As an emerging web technologies librarian I consider myself fairly tech savvy especially having used dozens of PDAs and phones, regularly use Mac OS and Win-whatever, and building my own linux box from scratch. You know, just the normal stuff. However this afternoon I met my match. Last week I put a hold on a digital e-audiobook from my public library’s OverDrive subscription that I wanted to listen to. Let’s examine that. A hold. On a digital file, that’s always somewhere on a server. Yes, I know it all comes down to licensing and publisher agreements, but that’s strike one against the user. Let’s fast forward to today. I open an email today on my iPhone alerting me that my download is ready. I click the link to ultimately discover that I can’t download the file directly to my phone, I have to use the OverDrive Media Console. That’s strike two. For a real user to take full advantage of this service, it has to be mind-numbingly simple, and so far this isn’t. Next I download and install the OverDrive media console on my MacBook Pro (which in fairness is easy) and download my digital title from the library site. I then discover that I can’t import it to the media console because the Mac version of the console doesn’t support WMA DRM. That is strike 3. I know publishers love the panacea of DRM (which has been easily defeated everywhere else), but libraries cannot expect their users to be gadget freaks and full-on technical audio/visual experts in order to use such services. So here’s the final outcome. In order to listen to this book which is WMA formatted but will play on iOS, I have to use a PC with an iOS device that is formatted to connect to Windows. Unfortunately I’m not about to reformat my phone to work with a Windows iTunes library just to get one book that I have to listen to within the next 21 days. As a side note, I checked a couple of the popular torrent sites that the kids use these days and found a DRM free copy of the same e-audiobook. It would let me play it anywhere I wanted and keep it as long as needed. I won’t do this because I consider it unethical, but what’s to stop an average user from taking the path of least resistance?
Over 100 million people watched the Super Bowl last night between the Packers and Steelers. While enjoying the game, most admit they also watch it for the the creative ads. Thirty seconds of air time cost approximately $3 million dollars. That’s ridiculously expensive, but what an amazing opportunity to reach a huge swath of Americans from all walks of life. That’s exactly why the American Library Association needs to sponsor a commercial during the 2012 Super Bowl. Libraries have seen usage surge, especially in public libraries. Citizens have turned to their local libraries to search for jobs and receive resume and application assistance, access the freely available content available at libraries, receive computer training to improve their marketability, and the list goes on. Conversely, library budgets are taking huge cuts due to the down economy. Branches are closing and staff are being laid off. An expertly produced commercial (I can’t overemphasize this part) could have tremendous impact and generate an endless supply of goodwill and interest among current library users as well as non-patrons. Those voices in turn could lobby for restored funding, work to increase giving to friends’ groups, etc. As far as production, I wouldn’t be surprised if a few of the elite marketing firms across the country would potentially give a discount for the the design work. No doubt there are dozens of celebrities (let’s avoid those recently associated with rehab) who would act as spokesperson pro bono. Imagine a commercial that quickly highlights some of the amazing services available at libraries with Morgan Freeman’s voice narrating the events. Sounds like a winner to me.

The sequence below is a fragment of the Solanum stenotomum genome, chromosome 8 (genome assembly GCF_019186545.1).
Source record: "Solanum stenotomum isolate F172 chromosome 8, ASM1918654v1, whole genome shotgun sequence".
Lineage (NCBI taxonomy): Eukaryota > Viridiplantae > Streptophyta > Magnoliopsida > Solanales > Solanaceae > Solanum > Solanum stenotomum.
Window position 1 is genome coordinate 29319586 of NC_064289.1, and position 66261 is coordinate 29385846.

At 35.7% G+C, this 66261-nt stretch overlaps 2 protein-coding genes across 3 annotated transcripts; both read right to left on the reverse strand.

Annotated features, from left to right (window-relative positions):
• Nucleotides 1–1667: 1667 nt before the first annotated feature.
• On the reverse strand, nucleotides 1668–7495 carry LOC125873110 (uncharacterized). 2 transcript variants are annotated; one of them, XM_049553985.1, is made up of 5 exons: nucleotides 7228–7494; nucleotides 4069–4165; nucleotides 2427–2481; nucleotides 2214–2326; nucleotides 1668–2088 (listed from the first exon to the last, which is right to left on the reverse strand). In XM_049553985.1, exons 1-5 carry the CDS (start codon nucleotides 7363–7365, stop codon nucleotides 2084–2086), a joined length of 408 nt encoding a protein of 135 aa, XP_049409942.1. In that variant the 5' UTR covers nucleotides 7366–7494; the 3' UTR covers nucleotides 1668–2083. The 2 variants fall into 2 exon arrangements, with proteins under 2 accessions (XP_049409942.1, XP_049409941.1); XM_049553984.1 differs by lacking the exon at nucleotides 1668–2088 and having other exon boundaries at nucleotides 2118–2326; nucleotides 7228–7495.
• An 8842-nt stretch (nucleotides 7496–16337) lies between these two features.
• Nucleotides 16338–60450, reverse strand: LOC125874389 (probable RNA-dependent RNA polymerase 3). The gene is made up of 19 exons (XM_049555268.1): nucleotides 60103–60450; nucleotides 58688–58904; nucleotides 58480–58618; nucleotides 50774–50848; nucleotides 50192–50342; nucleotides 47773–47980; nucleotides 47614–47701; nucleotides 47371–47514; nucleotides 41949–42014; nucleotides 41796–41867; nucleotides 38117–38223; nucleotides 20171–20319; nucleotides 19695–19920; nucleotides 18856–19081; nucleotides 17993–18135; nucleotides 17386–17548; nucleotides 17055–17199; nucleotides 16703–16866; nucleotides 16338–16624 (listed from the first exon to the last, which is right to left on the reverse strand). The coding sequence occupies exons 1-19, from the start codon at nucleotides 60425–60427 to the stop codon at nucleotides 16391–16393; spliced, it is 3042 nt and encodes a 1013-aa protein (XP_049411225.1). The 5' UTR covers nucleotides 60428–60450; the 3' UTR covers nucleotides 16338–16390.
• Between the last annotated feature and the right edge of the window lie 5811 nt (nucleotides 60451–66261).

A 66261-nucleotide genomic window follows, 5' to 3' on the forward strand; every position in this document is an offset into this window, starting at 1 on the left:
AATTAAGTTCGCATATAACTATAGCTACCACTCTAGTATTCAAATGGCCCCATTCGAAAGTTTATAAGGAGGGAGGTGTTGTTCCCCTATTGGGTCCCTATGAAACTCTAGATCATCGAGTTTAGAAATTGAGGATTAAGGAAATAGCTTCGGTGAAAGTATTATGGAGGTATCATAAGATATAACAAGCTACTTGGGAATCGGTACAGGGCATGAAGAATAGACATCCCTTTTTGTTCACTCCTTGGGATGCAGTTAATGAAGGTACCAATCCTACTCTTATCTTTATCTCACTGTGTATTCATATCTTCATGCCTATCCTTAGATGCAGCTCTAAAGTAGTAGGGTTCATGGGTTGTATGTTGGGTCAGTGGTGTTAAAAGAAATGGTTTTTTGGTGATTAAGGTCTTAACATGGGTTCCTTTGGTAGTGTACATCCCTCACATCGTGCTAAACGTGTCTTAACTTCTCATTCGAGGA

I’ll leave you with my favorite ad from this year’s game, it’s brilliant! – Volkswagen: The Force
It’s been quite a for e-books. On Monday Google launched their new eBookstore which boasts over 3 million titles (watch the overview video). Google’s approach is somewhat unique in that they are emphasizing the “openness” of their titles which can be read in a browser, Android device, iOS device, Sony Reader and Barnes and Noble Nook. Noticeably absent is Amazon’s Kindle. Google also offers to sync the pages you’ve read across you’re multiple devices, much as the Kindle does between the actual Kindle and Kindle apps which are available for PC, Mac, iOS, Android, Blackberry, and Windows Phone 7.
Not to be outdone, Amazon updated it’s Kindle for the Web reader on Tuesday allowing users to read full titles online instead of samples, which the reader was previously limited to. Supposedly this feature was already in line to be announced, but I’m sure Google’s event on Monday increased Amazon’s urgency.
Last on the list is an announcement from the Internet Archive and the Open Library project. They’ve beefed up their online BookReader to include features like text-to-speech, better sharing options, iOS touch and iPad support, and better searching. There are over 2 million titles now in the Open Library catalog, however not all of them are available as e-books.
In my opinion Amazon and Google are now the most important e-book vendors to watch with Apple coming up a close third with iBooks. Do you have a favorite platform or device? If so, share it in the comments!